Jefferson City Council commits to hiring new finance director
Official: Job description must be narrowed down
Sunday, September 1, 2013
The Jefferson City Council has decided to pursue a full-time finance director, but what that position really will entail is still undecided.
Information Technology Director Bill Betts has been serving as interim finance director since January, after two national searches failed to find a new director.
In this year’s budget process, the finance director position, which was left unfunded in City Administrator Nathan Nickolaus’ proposed budget, was slated a $130,000 salary in Mayor Eric Struemph’s proposed budget. A majority of council members have backed the idea of hiring a finance director within the next fiscal year, rather than waiting until city finances are in better condition.
But Nickolaus said the council will need to figure out what is desired from the position before it can be filled. He said council members seem to have varying ideas of what the position should be, from more of an accountant to an economist.
“We need to develop a better job description,” Nickolaus said. “Even amongst the council, they all have different ideas of what this person is supposed to do.”
Nickolaus has often characterized the position as simply managerial, meaning the city only needs someone who can ensure the employees within the Finance Department are doing what they need to do. But at a previous budget meeting, some council members described the finance director position with more of a focus on economic predictions, economic development or accounting.
Mayor Eric Struemph has said he wants someone with experience, which Nickolaus said would point to a finance director from another city, while some council members have indicated a desire for the position to be filled by a certified professional accountant.
“We need to kind of get some consensus from the council as to what they expect from a finance director,” Nickolaus said. “The worst scenario is if you try and recruit somebody who has every capability that every council person wants. That will be virtually impossible.”
“We really have to figure out, as always, what is most important? What is it we really want?”
When asked if Nickolaus believed the position could be filled by a current employee, he said though he always likes to promote from within, there isn’t anyone he believes would be apprpriate for the position in this case.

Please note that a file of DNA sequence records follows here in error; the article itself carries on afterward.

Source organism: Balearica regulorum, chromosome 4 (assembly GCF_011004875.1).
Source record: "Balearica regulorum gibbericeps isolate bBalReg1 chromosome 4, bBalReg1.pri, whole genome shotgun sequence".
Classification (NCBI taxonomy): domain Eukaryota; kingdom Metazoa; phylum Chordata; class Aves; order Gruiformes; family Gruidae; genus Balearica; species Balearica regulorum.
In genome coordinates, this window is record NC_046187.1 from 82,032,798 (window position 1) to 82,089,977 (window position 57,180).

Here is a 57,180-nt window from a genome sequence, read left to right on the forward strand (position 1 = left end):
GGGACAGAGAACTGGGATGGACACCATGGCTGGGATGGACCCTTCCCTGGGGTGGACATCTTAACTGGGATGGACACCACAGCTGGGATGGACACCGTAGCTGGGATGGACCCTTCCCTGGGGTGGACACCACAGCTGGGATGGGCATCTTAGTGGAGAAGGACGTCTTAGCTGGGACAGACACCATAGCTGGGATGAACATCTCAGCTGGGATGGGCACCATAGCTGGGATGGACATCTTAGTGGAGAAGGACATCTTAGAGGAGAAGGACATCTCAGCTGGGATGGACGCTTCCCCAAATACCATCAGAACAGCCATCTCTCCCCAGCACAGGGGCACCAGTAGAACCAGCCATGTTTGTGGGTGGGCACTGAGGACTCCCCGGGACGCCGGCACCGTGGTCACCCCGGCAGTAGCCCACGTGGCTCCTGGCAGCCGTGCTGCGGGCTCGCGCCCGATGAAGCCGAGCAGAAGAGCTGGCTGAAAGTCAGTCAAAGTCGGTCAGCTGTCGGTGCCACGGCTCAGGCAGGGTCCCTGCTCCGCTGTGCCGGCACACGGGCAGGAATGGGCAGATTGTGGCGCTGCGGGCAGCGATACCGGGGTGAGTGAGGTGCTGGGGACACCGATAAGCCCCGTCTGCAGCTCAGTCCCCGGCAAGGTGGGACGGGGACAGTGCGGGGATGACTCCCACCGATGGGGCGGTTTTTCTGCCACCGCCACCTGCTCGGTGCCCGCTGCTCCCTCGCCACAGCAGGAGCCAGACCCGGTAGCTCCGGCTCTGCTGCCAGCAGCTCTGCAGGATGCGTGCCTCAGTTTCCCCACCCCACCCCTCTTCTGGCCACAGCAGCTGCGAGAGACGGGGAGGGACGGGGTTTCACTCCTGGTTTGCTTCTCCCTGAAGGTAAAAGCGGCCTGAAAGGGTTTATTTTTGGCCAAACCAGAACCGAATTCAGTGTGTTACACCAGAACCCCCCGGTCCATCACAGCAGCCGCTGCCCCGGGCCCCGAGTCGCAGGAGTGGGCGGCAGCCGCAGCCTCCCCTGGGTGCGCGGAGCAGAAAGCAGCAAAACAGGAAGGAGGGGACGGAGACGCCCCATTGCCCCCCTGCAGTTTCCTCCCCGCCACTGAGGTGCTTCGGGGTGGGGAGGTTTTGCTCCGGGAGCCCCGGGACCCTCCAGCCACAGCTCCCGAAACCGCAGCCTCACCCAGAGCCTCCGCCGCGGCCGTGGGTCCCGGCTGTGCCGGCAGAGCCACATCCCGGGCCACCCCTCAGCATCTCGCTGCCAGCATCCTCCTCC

Earlier this year, though, Nickolaus attempted to do just that.
In January, the city announced that it would create the position of assistant city administrator, which would have combined the IT director and finance director positions, and promote Betts, all of which was decided in a closed session by the City Council.
But the position was never created after questions arose about the way the council had made the decision behind closed doors.
At a budget meeting Monday, 3rd Ward Councilman Ken Hussey, who was not a council member in January, said he doesn’t know where the discussion of that position went, but it seems like an idea that’s worth exploring.
Nickolaus said he believes the council has decided not to pursue the assistant city administrator position and does not believe it is a concept that will be revived.
“I think it’s clear that that concept is dead,” Nickolaus said. “You can’t hire a finance director and pursue that concept. You’re just wasting money.”
Nickolaus said once the budget is approved, the search process will begin for the new director.
At a previous budget meeting, Human Resources Director Gail Strope said the process likely would take about three to six months.
In the meantime, Nickolaus said there are agencies that could provide an interim director for the city while they undergo the search process, though at least one council member voiced some opposition to the idea at the last Budget Committee meeting.
“In view of the council’s obvious concern about that situation, I think we probably ought to look at doing that,” Nickolaus said. “I would start the process right away.”
But after two failed national searches, the city may need to alter its approach to the process. Nickolaus said one change that needs to be made is speeding up and simplifying the process. For example, he said previous searches included “too many people on the hiring committee,” which makes scheduling a difficult task in itself and slows the overall process.
Another change will be the expanded residency requirements. In May, the council approved a bill expanding residency requirements for certain department directors to a 15-mile radius around Jefferson City.
The change was a direct result of the failed searches as city officials had said some candidates had to be disqualified from the process because they lived just outside city limits and were unwilling to move.
“I always said when you cut it to just the city limits, you’re cutting out essentially half your applicants,” Nickolaus said.
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